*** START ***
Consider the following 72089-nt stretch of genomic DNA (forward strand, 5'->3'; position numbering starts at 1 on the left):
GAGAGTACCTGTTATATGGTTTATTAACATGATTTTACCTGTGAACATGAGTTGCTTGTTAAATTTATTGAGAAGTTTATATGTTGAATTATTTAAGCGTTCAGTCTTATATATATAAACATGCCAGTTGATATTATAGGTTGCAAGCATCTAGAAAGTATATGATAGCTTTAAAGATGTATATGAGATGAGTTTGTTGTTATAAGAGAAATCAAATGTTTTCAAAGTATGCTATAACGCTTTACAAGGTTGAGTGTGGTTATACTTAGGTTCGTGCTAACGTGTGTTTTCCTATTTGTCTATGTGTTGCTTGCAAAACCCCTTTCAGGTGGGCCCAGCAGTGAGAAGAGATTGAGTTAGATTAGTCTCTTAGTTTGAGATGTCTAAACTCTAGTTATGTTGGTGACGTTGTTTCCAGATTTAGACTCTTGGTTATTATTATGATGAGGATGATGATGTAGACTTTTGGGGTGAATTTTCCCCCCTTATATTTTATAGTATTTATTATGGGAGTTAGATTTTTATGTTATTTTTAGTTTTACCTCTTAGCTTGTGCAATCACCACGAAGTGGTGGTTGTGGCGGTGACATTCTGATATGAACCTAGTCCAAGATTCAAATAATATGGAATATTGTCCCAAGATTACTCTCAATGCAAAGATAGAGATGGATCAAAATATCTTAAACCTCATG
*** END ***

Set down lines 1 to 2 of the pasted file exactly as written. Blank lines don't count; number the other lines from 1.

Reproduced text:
Consider the following 72089-nt stretch of genomic DNA (forward strand, 5'->3'; position numbering starts at 1 on the left):
GAGAGTACCTGTTATATGGTTTATTAACATGATTTTACCTGTGAACATGAGTTGCTTGTTAAATTTATTGAGAAGTTTATATGTTGAATTATTTAAGCGTTCAGTCTTATATATATAAACATGCCAGTTGATATTATAGGTTGCAAGCATCTAGAAAGTATATGATAGCTTTAAAGATGTATATGAGATGAGTTTGTTGTTATAAGAGAAATCAAATGTTTTCAAAGTATGCTATAACGCTTTACAAGGTTGAGTGTGGTTATACTTAGGTTCGTGCTAACGTGTGTTTTCCTATTTGTCTATGTGTTGCTTGCAAAACCCCTTTCAGGTGGGCCCAGCAGTGAGAAGAGATTGAGTTAGATTAGTCTCTTAGTTTGAGATGTCTAAACTCTAGTTATGTTGGTGACGTTGTTTCCAGATTTAGACTCTTGGTTATTATTATGATGAGGATGATGATGTAGACTTTTGGGGTGAATTTTCCCCCCTTATATTTTATAGTATTTATTATGGGAGTTAGATTTTTATGTTATTTTTAGTTTTACCTCTTAGCTTGTGCAATCACCACGAAGTGGTGGTTGTGGCGGTGACATTCTGATATGAACCTAGTCCAAGATTCAAATAATATGGAATATTGTCCCAAGATTACTCTCAATGCAAAGATAGAGATGGATCAAAATATCTTAAACCTCATG